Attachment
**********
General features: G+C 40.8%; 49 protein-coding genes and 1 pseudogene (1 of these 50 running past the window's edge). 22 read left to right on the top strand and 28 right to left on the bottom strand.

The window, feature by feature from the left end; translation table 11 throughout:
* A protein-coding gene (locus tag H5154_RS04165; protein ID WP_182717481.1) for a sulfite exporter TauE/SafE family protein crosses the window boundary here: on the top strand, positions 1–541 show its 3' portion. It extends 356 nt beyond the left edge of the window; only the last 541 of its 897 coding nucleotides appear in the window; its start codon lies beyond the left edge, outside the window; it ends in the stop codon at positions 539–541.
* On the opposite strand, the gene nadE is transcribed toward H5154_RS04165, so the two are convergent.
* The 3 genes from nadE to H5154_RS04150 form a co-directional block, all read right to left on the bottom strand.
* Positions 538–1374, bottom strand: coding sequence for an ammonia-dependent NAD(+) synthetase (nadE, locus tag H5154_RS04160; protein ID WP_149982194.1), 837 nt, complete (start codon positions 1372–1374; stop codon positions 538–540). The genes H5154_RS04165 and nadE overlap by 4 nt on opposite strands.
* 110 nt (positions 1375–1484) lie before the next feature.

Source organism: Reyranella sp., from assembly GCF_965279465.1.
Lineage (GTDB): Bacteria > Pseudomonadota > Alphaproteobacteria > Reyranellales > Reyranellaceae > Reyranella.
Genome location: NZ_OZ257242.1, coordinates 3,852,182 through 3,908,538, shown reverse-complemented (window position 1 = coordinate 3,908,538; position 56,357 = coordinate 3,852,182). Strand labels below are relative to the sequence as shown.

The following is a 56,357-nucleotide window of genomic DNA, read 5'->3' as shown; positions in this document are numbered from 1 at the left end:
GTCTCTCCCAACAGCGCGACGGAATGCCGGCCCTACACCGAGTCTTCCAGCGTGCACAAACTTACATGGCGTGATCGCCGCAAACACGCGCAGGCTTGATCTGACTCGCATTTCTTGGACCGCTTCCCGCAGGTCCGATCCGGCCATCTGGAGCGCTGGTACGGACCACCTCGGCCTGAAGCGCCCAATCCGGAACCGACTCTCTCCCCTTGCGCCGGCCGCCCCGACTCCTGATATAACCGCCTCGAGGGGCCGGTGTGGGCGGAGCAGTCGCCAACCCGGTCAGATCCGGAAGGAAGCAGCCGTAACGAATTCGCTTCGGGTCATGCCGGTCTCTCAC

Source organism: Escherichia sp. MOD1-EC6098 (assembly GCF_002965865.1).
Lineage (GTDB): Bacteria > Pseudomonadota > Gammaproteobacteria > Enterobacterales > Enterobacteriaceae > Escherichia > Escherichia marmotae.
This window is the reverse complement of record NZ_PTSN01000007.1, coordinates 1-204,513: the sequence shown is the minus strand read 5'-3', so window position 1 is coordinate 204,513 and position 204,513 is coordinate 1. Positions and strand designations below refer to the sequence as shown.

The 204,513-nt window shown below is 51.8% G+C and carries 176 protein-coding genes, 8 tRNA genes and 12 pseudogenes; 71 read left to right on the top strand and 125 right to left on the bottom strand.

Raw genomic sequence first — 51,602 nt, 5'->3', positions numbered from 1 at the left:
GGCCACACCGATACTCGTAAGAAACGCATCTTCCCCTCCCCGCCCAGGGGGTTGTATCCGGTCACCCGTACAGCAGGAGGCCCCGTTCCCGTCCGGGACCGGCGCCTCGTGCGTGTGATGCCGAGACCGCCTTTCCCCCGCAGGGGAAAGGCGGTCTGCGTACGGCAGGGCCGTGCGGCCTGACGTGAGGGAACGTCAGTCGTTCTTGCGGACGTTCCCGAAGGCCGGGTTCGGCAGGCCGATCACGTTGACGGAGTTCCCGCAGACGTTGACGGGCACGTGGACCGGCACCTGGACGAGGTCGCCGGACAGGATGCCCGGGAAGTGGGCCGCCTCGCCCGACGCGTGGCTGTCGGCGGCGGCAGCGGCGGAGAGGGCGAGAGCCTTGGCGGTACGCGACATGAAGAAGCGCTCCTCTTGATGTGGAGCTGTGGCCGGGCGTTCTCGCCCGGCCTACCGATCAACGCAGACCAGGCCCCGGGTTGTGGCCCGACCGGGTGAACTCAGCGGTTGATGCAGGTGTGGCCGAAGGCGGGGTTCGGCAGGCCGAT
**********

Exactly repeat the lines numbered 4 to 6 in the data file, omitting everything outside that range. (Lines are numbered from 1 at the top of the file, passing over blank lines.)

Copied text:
* On the opposite strand, the gene nadE is transcribed toward H5154_RS04165, so the two are convergent.
* The 3 genes from nadE to H5154_RS04150 form a co-directional block, all read right to left on the bottom strand.
* Positions 538–1374, bottom strand: coding sequence for an ammonia-dependent NAD(+) synthetase (nadE, locus tag H5154_RS04160; protein ID WP_149982194.1), 837 nt, complete (start codon positions 1372–1374; stop codon positions 538–540). The genes H5154_RS04165 and nadE overlap by 4 nt on opposite strands.